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Brand, Values, and Priorities

Brand, Values, and Priorities

It is not a coincidence that your personal values are reflected in every choice you make in life including your spaces. When I was a young lady, I did not fully understand what my Dad meant when he coined his two favorite statements, “Perception is reality!” and his second favorite “You are the architect of your own destiny!” Today, it is crystal clear to me what he meant and how true those statements are.
When someone enters your space, they instantly form an opinion about you and your value system. As you consider any purchase that involves your environment, you will constantly be using the three key ingredients:

BRAND:
How important are brands when you are making purchasing decisions? There are brands that exude quality and others that are quality but do not rely on their name to convey that. Depending on what your value system is, you will make choices that align with the brand that best reflects that.

VALUE:
When purchasing everything from a pen to an automobile, we are faced with value options as well as the perception of what that means. You may prefer a Bic pen, or you may only use a Mont Blanc pen. When you are shopping, you will determine the value of that pen based on several things, price is only one consideration. If you are in sales or a writer you will certainly value Mont Blanc over Bic, but if you are a Pilates instructor it may have little or no value.

PRIORITIES:
This is quite possibly the most difficult of all three dynamics. This is also where people tend to disagree the most. If you are managing a busy environment, the priority of your interiors will be quite different from an executive who works 60 hours a week and has to decide what value they put on the minimal free time they have at space.

The balance of time and money you spend on your space and interiors always involves compromise. As you consider the three, it can be confusing and frustrating, and sometimes results in the inability to decide at all.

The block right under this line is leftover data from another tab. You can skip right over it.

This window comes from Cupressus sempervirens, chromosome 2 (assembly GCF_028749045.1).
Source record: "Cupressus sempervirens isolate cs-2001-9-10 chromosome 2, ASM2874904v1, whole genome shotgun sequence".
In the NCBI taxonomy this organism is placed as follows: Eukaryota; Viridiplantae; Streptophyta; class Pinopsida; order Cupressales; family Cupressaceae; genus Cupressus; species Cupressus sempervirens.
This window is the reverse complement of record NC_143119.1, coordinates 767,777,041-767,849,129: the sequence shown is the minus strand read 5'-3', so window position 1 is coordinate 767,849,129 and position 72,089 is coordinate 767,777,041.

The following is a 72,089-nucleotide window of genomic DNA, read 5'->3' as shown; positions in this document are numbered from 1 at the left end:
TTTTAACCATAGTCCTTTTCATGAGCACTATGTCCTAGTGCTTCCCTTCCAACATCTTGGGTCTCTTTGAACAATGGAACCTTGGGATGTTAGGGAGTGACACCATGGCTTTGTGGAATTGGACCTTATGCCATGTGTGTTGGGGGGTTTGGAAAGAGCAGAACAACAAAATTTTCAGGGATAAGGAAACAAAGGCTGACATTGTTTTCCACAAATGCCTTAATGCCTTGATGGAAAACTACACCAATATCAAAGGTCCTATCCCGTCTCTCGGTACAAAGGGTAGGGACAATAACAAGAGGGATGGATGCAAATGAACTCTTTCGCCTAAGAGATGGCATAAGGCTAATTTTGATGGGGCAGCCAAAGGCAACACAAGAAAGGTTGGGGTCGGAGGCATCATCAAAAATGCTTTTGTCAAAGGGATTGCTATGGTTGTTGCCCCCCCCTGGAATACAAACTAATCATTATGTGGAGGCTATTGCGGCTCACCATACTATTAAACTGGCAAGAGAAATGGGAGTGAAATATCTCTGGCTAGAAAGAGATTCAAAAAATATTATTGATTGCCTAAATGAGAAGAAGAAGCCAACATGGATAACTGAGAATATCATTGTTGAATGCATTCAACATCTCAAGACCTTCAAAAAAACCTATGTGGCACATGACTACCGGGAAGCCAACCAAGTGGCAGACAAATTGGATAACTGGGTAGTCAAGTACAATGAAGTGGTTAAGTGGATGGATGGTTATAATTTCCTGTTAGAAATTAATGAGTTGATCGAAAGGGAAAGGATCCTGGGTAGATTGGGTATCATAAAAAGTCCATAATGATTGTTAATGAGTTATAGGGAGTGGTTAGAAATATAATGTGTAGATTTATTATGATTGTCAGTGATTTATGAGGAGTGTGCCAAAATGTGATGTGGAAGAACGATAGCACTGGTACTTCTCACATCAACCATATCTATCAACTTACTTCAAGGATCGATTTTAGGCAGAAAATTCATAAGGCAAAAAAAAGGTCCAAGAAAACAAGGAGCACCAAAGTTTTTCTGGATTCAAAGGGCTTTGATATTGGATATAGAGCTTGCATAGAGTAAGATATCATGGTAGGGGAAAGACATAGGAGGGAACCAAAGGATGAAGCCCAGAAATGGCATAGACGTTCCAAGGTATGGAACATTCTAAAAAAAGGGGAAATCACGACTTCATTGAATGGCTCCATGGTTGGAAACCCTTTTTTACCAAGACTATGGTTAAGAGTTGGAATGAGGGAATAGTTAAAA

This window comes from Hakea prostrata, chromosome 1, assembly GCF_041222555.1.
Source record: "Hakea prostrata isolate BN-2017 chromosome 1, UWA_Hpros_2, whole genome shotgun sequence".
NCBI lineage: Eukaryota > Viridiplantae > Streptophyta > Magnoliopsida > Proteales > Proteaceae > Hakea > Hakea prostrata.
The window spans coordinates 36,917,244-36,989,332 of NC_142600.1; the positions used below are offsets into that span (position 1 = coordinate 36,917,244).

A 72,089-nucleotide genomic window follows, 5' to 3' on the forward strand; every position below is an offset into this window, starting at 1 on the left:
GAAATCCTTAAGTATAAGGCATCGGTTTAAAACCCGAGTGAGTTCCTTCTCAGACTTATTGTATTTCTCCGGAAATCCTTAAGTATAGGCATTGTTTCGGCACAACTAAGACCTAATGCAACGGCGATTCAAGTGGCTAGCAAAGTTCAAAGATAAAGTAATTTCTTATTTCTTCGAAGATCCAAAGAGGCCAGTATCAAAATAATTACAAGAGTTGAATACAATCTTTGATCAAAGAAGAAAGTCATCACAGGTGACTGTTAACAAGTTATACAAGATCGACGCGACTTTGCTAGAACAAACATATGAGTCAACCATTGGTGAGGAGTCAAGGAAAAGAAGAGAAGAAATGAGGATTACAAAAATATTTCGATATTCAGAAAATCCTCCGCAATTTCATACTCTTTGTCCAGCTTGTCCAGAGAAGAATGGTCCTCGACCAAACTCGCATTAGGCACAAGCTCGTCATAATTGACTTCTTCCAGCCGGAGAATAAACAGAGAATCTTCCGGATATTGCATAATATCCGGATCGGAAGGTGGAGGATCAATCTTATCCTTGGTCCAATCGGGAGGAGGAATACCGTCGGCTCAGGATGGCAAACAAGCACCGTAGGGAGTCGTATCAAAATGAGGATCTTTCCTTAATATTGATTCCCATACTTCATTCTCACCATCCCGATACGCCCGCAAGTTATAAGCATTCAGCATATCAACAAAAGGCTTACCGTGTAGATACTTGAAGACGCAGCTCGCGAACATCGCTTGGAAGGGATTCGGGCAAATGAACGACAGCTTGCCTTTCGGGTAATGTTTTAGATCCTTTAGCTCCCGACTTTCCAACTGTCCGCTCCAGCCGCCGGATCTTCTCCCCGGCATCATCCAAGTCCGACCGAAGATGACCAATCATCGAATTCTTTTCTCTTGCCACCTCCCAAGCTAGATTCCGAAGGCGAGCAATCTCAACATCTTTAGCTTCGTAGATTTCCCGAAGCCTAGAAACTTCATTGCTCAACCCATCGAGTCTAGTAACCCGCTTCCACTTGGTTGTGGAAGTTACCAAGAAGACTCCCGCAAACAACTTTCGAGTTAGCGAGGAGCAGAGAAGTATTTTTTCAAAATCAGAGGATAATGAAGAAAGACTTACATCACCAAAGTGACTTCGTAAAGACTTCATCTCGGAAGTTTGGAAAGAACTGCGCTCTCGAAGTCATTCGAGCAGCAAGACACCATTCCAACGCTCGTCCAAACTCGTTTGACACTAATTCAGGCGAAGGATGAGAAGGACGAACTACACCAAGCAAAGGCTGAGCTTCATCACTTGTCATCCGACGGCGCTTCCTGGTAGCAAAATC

When planning an environment or a singular space, prepare yourself, and discuss your differences. You will end up with less conflict over the design and the finances that surround the renovation.

An architect or Interior Designer will ask most or all of these questions. If they understand your needs, desires, priorities and values, you will end up with a brand statement that represents you. You are the architect of your destiny!

Answer these questions individually and then sit down to discuss your answers with others who share your space. This way you can resolve your differences before you get started.
Why are you doing the renovation or project? Why is it important to you right now? How will this impact your life, (efficiency, enjoyment, life, family)? What is your timeline for the project (new family/team member or life changing event you are preparing for)? How long are you planning to stay in this space? What changes do you feel most strongly about? What do you like about your space? What do you dislike about your space? What is your style? (BMW, Coach, Prada, Hugo Boss, W Hotel, Hilton) What are your highest priorities for the space? Are you planning to do the work yourself? If so, do you have time to do the work? Do you intend to do the shopping? Do you value the services of an architect or designer and will you pay for that expertise? What are your goals in hiring someone? What are your concerns in hiring someone to help you? What is your highest priority, function, beauty, brand, quality, budget, convenience, all of them? Do you and your partner agree on the priorities? If not, how will you resolve those differences in the process? What do you want your space to say about your style, personality and priorities?
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